Failure and loss are inevitable, but trying to rationalize them can be the last thing you need to do.
Yes, I know, you want to recoil at the the headline of this column. Stick with me. The last thing I’m advocating is that life is without purpose. But, it can certainly be random and, like a child whose favorite toy has just been lost, there are times when we just want to scream, It isn’t fair!”
Guess what, it isn’t, but as I look at those people who I admire most–the ones who are truly successful–and consider how they live their lives, I find that the notion of there being a reason for every loss and failure is something they patently reject as a way to pawn off the responsibility of making hard choices about how they choose to live their lives. In fact in nearly every case these same people have overcome tragedy and pain that would make most people curl up into a permanent fetal position.
The fact is that we’ve colloquialized the notion of there being a reason for everything to the point of absurdity. It’s not that “reason” is completely absent from our lives, or that it should be, but that we use it as a crutch for avoiding growth and often look for it in all the wrong places; a higher power, fate, a preordained script for our life, a greater purpose, or some omnipotent force of the universe that knows what’s best for us. What if it’s none of the above?
I get that we use the phrase to offer comfort by giving meaning to events that often seem to be without any conceivable reason.
“The responsibility for success is on you; so is the responsibility for creating meaning out of life’s biggest disappointments.”
But, I’ve always found it profoundly unsettling and extraordinarily selfish to believe that the sole purpose of life’s heartaches, failures, losses, illnesses, and assorted derailments is to teach us some fateful lesson that we have been preordained to learn. A failed business, a severe illness, divorce, the loss of a loved one, dashed dreams, natural disasters, each is excruciating in its own unique way. But, the idea that life’s unfairness is somehow supposed to be justified by a scripted reason is to me the ultimate abdication of accountability; hell, why mince words, it’s outright lazy.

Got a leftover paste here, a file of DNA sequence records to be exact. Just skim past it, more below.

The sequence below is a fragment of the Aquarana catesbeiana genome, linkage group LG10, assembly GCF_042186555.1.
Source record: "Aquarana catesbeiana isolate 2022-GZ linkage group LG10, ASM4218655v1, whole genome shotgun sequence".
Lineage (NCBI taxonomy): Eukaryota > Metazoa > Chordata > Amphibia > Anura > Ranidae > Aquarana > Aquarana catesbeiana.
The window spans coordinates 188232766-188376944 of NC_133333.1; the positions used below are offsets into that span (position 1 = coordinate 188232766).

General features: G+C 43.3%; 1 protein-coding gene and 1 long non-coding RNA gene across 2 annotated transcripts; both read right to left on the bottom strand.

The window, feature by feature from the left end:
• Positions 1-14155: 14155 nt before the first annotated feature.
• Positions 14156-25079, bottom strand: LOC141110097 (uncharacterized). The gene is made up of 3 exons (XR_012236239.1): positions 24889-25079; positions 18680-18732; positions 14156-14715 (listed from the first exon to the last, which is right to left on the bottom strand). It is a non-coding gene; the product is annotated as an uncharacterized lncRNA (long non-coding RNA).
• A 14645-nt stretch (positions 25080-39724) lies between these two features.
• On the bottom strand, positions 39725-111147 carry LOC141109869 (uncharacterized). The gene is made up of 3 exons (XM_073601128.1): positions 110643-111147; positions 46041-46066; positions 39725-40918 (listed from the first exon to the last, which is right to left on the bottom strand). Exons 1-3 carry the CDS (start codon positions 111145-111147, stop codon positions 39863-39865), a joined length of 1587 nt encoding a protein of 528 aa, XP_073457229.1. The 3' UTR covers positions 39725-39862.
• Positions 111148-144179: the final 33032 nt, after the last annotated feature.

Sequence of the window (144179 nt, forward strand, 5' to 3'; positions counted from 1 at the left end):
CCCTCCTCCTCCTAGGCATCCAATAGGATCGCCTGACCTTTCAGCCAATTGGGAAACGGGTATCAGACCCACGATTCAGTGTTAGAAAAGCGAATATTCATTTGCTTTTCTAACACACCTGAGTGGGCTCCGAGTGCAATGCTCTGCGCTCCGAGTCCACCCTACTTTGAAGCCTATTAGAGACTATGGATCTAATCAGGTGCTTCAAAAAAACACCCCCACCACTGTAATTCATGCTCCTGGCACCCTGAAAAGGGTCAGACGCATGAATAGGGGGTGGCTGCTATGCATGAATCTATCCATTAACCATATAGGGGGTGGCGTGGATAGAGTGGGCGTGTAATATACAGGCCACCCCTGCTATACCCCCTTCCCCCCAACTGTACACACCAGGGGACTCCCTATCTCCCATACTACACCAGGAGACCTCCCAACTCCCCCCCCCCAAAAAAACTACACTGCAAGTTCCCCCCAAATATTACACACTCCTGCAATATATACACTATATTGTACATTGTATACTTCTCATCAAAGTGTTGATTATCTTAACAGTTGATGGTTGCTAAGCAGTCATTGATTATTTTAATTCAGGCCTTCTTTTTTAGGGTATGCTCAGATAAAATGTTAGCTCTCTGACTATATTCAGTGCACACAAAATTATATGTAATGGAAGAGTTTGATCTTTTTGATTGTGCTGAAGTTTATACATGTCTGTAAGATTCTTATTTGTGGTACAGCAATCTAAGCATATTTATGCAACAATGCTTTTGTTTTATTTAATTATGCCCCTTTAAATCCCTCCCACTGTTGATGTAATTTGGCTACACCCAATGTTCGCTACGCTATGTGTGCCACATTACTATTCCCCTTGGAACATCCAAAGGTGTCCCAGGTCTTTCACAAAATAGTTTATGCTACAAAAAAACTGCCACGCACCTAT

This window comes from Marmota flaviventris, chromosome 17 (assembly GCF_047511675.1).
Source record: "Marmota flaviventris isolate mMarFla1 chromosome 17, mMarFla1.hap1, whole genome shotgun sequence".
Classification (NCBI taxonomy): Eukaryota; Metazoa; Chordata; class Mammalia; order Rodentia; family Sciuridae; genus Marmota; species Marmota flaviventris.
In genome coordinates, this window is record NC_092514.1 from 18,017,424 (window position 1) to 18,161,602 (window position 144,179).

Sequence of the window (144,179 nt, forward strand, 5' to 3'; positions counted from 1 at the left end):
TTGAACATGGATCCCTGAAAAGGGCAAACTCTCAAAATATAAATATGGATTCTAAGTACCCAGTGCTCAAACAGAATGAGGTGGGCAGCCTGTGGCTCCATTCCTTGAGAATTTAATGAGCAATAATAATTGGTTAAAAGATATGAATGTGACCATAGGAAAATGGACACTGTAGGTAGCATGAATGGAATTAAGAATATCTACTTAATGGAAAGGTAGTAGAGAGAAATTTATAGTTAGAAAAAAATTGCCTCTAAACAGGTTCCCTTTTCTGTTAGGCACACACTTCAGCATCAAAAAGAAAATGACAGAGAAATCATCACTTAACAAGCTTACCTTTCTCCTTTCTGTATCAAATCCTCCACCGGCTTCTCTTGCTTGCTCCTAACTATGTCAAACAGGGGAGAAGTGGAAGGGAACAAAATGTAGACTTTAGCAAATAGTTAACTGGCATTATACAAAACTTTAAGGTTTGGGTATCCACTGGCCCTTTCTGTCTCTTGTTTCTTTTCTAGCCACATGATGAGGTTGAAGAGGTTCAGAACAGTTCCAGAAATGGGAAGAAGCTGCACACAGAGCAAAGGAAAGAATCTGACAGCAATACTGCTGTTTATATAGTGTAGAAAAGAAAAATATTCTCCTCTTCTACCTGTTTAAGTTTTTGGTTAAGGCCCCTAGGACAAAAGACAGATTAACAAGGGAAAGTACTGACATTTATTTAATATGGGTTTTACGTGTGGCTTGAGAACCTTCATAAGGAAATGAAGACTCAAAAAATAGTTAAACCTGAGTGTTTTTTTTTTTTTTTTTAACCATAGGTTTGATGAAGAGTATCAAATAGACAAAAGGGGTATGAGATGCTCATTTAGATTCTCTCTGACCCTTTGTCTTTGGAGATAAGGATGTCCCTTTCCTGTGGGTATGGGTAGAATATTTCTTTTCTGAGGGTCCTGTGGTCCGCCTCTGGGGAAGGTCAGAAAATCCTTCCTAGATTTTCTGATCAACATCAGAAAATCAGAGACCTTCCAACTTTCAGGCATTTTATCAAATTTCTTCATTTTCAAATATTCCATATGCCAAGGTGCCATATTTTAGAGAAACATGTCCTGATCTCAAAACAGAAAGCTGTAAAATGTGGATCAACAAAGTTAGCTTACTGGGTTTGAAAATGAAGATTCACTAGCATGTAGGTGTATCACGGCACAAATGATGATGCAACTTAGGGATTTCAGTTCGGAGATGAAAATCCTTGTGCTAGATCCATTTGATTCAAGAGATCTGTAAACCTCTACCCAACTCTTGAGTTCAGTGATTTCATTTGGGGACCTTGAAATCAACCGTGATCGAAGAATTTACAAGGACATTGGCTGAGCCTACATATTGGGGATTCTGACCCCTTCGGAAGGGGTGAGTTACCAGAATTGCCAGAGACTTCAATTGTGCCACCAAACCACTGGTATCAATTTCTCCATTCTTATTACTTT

It’s the same sort of lazy thinking that we buy into when we accept that success is just about being at the right place at the right time? “Hey, that could have been me if I’d just had the same breaks he did!” Sure, but apparently the same force that is making everything happen for a reason isn’t too keen on giving you a break. This isn’t an assault on faith. I’d actually like to believe that any higher power would prefer granting us free choice over marionette strings.
Besides, if you’re reading this it’s safe to assume that you live in that small and extremely fortunate slice of humanity that is not lacking for an abundance of breaks and opportunities. The responsibility for success is on you; so is the responsibility for creating meaning out of life’s biggest disappointments.
It’s About Creating Meaning, Not Finding Reason
Notice I said meaning, not reason. While we should own up to mistakes we’ve made that account for a failure, often times there is simply no good reason why something bad has happened, nor should we accept that there is. It’s reminiscent of the famous Lennon quote from the song Beautiful Boy, “Life is what happens to you while you’re busy making other plans.”
I’m not discounting the possibility that luck plays a role in the trajectory of our lives or that events can be instrumental in helping us to define our purpose. But when terrible things happen to us it’s rarely just us that they impact. Saying that the reason they happened was to help us is a convenient and selfish excuse to absolve ourselves of responsibility and to outright ignore the pain that these same circumstances have caused to others.
“We don’t own events or their reasons. We own what we do with them.”